Peter Greenaway


Voted for

Last Year at Marienbad1961Alain Resnais
1963Federico Fellini
Citizen Kane1941Orson Welles
The Seventh Seal1957Ingmar Bergman
Ivan the Terrible1945Sergei M. Eisenstein
Throne of Blood1957Akira Kurosawa
À bout de souffle1960Jean-Luc Godard
Blade Runner1982Ridley Scott
Gladiator2000Ridley Scott
Jules et Jim1962François Truffaut


Last Year at Marienbad

1961 France, Italy

The most “abstract" of all films that I know - contemplating memory which is all we have to steer by.

1963 Italy, France

Easily the best film about the joys and desperations of film-making.

Citizen Kane

1941 USA

This used to be the best film of all time - extraordinary for its persistent non-stop cinematic inventiveness - still holds up.

The Seventh Seal

1957 Sweden

The ideal film for the getting of wisdom for any young person setting out to discover himself or herself - history, myth, superstition, and the lottery and gamble of annihilating Death which will never leave us alone.

Ivan the Terrible

1945 USSR

Joyous, grand, heroic film-making.

Throne of Blood

1957 Japan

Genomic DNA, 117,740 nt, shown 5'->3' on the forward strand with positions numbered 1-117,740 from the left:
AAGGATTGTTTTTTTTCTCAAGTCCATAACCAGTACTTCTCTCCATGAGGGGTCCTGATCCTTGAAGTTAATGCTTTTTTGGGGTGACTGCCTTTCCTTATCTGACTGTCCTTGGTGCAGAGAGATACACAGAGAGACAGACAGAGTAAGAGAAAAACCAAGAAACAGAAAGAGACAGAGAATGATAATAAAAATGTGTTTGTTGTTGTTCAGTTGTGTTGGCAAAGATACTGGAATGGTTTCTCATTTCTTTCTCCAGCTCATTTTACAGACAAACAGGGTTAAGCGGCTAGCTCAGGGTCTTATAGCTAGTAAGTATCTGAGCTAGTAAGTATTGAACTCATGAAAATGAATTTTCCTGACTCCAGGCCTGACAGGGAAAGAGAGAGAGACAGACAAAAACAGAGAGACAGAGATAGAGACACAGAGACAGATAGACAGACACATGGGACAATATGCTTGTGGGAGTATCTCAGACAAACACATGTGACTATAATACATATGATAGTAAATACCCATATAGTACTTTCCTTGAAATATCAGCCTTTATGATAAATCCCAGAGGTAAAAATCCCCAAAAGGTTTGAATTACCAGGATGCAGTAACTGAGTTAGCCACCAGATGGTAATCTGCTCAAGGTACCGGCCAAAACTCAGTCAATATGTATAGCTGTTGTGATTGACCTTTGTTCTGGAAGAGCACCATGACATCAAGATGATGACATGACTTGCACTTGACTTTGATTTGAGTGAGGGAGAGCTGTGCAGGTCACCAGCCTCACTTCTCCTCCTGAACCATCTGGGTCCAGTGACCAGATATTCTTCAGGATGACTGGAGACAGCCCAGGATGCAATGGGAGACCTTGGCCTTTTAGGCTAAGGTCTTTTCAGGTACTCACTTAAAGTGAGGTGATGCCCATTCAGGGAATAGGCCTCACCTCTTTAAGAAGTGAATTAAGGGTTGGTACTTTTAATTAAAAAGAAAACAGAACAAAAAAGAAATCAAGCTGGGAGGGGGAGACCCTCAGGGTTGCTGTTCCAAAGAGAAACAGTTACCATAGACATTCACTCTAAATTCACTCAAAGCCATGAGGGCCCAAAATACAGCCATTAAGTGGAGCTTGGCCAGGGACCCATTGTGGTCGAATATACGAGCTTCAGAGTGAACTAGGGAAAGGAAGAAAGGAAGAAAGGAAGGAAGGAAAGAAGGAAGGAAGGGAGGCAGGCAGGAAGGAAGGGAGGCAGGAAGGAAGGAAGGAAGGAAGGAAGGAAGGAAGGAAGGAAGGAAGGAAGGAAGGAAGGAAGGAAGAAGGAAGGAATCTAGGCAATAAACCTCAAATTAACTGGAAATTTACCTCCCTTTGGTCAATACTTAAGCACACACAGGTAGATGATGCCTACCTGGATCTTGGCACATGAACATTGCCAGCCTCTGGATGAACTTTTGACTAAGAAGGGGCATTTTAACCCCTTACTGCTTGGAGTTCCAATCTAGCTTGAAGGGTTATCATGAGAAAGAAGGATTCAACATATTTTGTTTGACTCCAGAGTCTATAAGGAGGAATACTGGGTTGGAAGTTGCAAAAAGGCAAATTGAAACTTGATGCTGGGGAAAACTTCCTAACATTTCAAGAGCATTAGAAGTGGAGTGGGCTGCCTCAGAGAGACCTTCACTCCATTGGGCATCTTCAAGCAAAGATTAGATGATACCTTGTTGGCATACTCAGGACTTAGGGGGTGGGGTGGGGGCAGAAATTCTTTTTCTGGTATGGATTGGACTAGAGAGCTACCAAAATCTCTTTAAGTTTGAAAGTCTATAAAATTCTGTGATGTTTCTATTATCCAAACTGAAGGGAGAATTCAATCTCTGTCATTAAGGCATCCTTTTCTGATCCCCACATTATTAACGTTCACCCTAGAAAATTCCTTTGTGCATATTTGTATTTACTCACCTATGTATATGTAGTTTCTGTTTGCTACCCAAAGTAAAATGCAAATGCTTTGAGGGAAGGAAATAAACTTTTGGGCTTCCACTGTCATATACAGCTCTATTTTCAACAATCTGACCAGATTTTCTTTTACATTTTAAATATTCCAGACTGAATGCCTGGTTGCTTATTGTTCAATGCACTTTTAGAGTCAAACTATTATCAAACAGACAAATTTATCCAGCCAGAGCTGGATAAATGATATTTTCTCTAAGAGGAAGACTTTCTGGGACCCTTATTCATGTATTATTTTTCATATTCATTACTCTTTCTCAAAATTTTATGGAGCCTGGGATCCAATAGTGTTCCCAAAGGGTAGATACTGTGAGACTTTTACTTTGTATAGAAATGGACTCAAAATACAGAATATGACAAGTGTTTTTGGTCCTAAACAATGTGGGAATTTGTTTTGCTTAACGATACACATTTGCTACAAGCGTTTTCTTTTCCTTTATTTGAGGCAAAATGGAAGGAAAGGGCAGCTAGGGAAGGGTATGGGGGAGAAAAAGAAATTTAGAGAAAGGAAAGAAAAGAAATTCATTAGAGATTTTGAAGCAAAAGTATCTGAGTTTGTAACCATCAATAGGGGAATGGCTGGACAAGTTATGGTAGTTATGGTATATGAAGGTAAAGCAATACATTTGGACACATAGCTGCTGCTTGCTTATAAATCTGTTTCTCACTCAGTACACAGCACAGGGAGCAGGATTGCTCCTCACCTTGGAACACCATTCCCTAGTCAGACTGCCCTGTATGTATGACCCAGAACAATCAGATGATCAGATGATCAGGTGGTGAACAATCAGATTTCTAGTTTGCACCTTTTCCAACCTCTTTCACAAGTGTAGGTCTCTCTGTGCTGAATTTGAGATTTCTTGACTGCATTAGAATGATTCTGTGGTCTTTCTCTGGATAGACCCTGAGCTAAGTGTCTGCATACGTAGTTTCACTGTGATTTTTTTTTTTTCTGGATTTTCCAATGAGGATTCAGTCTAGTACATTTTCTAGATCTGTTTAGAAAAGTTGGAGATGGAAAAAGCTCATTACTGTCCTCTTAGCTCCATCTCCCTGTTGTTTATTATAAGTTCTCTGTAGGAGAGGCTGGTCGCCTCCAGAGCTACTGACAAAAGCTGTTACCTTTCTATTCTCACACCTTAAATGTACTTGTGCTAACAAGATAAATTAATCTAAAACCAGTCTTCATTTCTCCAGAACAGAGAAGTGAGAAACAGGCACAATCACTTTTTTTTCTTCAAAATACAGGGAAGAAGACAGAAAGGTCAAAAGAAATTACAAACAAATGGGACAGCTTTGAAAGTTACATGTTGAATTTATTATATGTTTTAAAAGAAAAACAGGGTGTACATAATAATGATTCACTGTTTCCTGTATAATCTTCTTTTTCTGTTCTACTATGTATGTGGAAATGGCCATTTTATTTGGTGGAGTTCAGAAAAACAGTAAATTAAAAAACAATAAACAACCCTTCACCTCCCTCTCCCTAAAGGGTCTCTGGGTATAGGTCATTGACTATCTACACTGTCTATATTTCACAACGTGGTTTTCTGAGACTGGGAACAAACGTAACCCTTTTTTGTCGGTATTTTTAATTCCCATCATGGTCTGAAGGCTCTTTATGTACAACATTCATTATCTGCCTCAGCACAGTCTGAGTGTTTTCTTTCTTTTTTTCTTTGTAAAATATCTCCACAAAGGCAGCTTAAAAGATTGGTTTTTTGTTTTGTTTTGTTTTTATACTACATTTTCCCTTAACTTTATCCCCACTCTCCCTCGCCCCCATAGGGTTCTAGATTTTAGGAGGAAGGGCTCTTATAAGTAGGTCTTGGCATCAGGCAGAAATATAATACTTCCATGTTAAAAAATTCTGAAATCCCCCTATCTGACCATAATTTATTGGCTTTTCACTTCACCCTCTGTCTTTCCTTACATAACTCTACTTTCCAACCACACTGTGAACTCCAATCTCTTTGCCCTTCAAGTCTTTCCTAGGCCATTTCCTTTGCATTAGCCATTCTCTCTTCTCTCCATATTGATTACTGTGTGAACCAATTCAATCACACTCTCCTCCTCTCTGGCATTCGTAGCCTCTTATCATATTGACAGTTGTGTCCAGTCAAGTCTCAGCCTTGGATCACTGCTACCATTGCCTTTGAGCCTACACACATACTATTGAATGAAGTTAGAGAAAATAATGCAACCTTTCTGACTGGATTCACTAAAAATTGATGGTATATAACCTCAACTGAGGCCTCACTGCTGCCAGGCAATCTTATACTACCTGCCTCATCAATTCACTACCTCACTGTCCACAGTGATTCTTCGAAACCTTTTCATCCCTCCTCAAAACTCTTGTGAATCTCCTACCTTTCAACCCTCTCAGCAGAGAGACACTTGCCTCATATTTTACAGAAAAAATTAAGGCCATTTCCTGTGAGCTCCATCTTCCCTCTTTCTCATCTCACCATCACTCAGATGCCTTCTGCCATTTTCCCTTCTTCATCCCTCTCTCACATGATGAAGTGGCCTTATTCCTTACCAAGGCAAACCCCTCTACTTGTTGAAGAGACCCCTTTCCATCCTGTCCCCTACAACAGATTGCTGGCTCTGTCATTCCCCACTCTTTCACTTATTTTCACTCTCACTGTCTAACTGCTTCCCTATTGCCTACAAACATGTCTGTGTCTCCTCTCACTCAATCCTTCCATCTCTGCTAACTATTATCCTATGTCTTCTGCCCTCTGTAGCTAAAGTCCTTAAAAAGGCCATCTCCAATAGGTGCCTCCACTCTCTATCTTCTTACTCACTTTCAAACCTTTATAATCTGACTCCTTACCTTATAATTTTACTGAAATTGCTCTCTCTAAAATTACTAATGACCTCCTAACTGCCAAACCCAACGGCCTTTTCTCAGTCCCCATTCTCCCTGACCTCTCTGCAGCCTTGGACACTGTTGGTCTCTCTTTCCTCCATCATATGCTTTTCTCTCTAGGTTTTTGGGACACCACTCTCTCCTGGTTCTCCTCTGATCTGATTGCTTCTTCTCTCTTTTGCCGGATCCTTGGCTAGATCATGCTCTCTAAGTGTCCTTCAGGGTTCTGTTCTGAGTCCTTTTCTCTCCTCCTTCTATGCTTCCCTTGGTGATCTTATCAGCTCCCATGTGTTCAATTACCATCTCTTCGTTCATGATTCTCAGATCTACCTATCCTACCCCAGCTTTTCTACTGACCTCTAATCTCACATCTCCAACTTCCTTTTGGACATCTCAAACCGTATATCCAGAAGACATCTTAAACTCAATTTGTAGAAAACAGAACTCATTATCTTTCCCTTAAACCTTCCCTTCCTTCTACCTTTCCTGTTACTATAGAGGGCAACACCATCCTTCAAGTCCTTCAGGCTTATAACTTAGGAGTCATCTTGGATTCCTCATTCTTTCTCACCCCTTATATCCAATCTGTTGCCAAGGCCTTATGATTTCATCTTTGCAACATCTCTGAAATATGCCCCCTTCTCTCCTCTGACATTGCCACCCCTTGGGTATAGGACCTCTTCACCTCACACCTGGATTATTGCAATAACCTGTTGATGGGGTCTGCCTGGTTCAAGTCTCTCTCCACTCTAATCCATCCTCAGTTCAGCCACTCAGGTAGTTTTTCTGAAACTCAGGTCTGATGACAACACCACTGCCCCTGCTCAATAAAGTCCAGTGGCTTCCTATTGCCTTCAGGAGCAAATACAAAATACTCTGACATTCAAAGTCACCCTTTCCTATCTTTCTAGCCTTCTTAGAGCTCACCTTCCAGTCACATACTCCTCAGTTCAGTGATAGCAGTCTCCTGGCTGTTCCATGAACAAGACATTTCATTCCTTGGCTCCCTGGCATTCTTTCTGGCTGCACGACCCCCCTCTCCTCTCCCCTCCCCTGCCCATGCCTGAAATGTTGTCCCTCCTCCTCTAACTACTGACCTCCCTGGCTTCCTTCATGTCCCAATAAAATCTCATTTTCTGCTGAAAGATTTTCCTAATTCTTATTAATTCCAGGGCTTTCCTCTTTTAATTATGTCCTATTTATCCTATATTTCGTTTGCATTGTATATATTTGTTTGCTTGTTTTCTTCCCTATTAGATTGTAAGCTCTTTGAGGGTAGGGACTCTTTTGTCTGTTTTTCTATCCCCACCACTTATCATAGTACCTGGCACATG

Exotic beyond compare.

À bout de souffle

1960 France

Extraordinary breath of fresh air that launched - tens of thousands - thousands of thousands - of film imaginations - suddenly made cinema available for anyone with a mind to make some - certainly mine.

Blade Runner

1982 USA, Hong Kong

Legitimised cinema sci-fi.


2000 USA, United Kingdom

A stereotypical public Hollywood box-office film that probably satisfied cinematic expectations more than most others - a successful very satisfying revenge movie that indeed seemed morally valid - though entirely fictional, but what does that matter?

Jules et Jim

1962 France

Great fun, joy and sorrow and great impossible longings, beautifully self-reflective and important for me - cinema is only cinema after all.

Further remarks

Here are my ‘best” 10 films - a dubious and very subjective ambition as you readily admit - undoubtedly for me mainly relevant to my intense film-going years when films were really significant on my agenda, when these films set the pace of my interests, told me that cinema was valid as an art form, that I should take a keen interest, and legitised any attempt to try and make a contribution - so it's mainly Nouvelle Vague and the Italian cinema of the seventies and eighties. These are the films that for me set up the standards and created the measuring bar.

All these movies have downsides but I am not going to itemise them here. Nonetheless they set me off exploring. And since you are hoping to establish the best film ever - then it’s LAST YEAR AT MARIENBAD - a film that nowhere disappoints.

And this sort of crazy list-making made me think of the best literature ever and the best paintings ever to make me think if the same qualificating characteristics still apply. And I think they might.